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If Only Gaza was a Room in a Synagogue

If Only Gaza was a Room in a Synagogue

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The Three Weeks are traditionally a time of mourning for the destruction of the Holy Temples. As we focus on the exiles, persecution and suffering our people has endured since the destruction of the 2nd Temple, it is only natural to look forward to the time when G‑d will finally tell our suffering: "Enough already!" and will lead us all to the land of our fathers, where we will be able to spend our days serving G‑d without any worries or disturbances. This Shabbat we will bless the incoming month of Av, the saddest month on the Jewish calendar. Yet, it has become the accepted Jewish custom to call this month "Menachem Av," – the consolation [which will be brought by the] Av (the "Father").

The Messianic Redemption is not an old Jewish folktale or myth—it is one of the thirteen core-principles of our faith. The belief in the coming of Moshiach ranks together with the beliefs in the unity of G‑d, the divine origin of Torah, and Reward and Punishment. Can this situation forever continue—where the truth proclaimed by the Torah is true only in our minds and hearts?These latter principles make perfect sense – for if there were no G‑d, or if the Torah was a human invention, or if there was no anticipation of consequence for one's deeds, there would be no reason to observe any of the Torah's doctrine. But the notion that the belief in Moshiach is a principle article of our faith is puzzling. Why is Moshiach so integral to the Jewish belief system? For thousands of years we've faithfully served our Creator in exile, studying His Torah and fulfilling His commandments, and received reward for this service in Paradise after the soul departs the body. It would certainly be nice to see an end to global suffering, but that is a universal ideal. Why is that a principle of the Jewish faith?

In truth, however, without the Messianic Era the Torah would be missing a crucial element.

We pray three times a day and we believe that G‑d listens to our prayers; we believe that everything which happens is orchestrated by a benevolent Creator; we believe that through studying Torah and observing the commandments we are connecting to the A-mighty. But as strong as we may believe all the above, these aren't self-evident truths in a world where G‑d's presence is concealed, a world which amazingly has the ability to deny the existence of its own Creator and life-force. Can this situation forever continue—where the truth proclaimed by the Torah is true only in our minds and hearts? How then is Judaism different than the hundreds of other religions and philosophies which also allege to be promulgating The Truth?

This is why Moshiach is so essential to Jewish philosophy. Yes, we await the Messianic Era because we look forward to finally having peace and reaping the fruits of our millennia-long exile toil, but the Messianic Era isn't all about us—it's primarily about a world which is set right, a world which will be a reflection of its Creator, a world where the rights and wrongs of the Torah are self-evident truths. Until Moshiach comes, Judaism is simply a "religion," seemingly relegated to its houses of worship, the tomes which preach its laws and ideologies, and the lives of its faithful adherents. In the Messianic Era, however, the truths of the Torah will be as self-evident as the laws of gravity and mathematics.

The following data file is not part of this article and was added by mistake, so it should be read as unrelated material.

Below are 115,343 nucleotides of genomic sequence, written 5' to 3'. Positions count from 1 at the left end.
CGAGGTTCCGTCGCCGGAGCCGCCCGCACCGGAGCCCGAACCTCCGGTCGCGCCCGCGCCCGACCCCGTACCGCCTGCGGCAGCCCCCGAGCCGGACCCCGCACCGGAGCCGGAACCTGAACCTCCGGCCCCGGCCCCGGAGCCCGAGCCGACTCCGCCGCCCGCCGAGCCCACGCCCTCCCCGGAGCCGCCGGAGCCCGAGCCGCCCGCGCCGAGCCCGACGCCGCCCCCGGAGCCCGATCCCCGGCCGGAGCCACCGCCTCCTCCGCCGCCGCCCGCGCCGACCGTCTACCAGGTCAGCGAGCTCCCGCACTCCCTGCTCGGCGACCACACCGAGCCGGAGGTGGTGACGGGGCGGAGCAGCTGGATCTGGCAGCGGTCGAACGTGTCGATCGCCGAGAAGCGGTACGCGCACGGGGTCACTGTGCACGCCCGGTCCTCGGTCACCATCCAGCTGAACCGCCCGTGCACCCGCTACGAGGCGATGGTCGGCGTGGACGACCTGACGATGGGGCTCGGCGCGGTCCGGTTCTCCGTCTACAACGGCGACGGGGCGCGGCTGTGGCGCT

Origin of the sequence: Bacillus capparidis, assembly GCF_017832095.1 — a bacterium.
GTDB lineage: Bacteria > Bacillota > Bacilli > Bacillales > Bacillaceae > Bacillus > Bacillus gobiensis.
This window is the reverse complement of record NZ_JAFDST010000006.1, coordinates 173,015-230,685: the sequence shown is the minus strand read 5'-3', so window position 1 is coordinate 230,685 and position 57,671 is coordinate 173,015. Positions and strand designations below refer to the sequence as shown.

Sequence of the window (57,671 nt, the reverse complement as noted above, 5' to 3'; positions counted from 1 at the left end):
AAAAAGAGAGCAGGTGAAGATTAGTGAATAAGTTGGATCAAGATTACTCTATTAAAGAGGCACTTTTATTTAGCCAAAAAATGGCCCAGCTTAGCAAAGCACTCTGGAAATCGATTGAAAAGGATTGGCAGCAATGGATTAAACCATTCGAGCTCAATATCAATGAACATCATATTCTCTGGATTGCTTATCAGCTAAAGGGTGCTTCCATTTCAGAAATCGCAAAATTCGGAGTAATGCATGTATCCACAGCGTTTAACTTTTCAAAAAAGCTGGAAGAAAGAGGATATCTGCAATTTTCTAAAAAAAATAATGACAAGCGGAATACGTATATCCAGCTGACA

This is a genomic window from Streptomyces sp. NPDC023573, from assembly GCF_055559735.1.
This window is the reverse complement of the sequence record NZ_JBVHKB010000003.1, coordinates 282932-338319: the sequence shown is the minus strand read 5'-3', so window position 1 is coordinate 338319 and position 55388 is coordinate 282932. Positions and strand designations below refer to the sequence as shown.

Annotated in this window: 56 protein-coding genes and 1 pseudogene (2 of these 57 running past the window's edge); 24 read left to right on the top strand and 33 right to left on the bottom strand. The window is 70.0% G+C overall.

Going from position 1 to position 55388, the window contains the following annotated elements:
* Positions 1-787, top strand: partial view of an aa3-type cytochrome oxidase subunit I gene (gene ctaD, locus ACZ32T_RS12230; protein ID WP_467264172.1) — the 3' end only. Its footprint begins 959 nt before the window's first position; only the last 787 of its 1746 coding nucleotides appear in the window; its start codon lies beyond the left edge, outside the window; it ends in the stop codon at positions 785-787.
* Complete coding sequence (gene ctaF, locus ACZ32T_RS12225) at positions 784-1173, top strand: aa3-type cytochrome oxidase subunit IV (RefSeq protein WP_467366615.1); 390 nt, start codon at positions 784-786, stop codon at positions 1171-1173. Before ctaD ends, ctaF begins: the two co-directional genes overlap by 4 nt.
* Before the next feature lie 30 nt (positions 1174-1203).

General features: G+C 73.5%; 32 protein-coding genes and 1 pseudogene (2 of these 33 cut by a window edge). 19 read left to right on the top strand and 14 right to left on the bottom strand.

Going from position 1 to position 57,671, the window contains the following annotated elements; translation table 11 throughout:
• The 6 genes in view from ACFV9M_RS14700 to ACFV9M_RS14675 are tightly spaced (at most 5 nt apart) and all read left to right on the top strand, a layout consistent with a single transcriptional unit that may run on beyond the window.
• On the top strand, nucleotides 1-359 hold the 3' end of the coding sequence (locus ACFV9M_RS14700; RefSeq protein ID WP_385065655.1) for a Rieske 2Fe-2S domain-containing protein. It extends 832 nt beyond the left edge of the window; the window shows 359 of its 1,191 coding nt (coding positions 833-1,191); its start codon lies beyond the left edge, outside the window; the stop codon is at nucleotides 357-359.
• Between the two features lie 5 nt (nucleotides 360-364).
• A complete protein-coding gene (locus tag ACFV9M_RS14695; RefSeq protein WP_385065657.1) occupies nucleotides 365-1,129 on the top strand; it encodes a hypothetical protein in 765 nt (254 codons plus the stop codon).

"If only Gaza were a room in a synagogue then we would apply Torah law…"Hence, on a deeper level, our belief in Moshiach is our belief in the supreme truth of the Torah. Our belief that the world was created by G‑d who used the Torah as His blueprint, and consequently the world must conform to the Torah and not vice versa. And most importantly, our belief must express itself in a commitment to maintain this attitude even when it takes a large measure of faith and conviction to live in such a manner.

This idea is especially appropriate in these weeks, when the Israeli government is making the final preparations for ceding Gaza to the Palestinians. The Torah tells us that the Land of Israel – every inch of it – is G‑d's eternal gift to its namesake, the Nation of Israel. However, certain people are uncomfortable with such "fundamentalist" statements. "True, that's what the Torah says," they say, "but we're living in a world, not a synagogue! If only Gaza were a room in a synagogue then we would apply Torah law… but we live in a world where the whisperings in the hallways of Washington matter more than the declarations of the Torah."

By living in "messianic" mode, i.e. inculcating within ourselves the realization that Torah is not a "religion," it is actually reality, we will surely merit to see the realization of our most fervent wish, the coming of Moshiach who will reveal the truths which always were.

Rabbi Naftali Silberberg is a writer, editor and director of the curriculum department at the Rohr Jewish Learning Institute. Rabbi Silberberg resides in Brooklyn, New York, with his wife, Chaya Mushka, and their three children.
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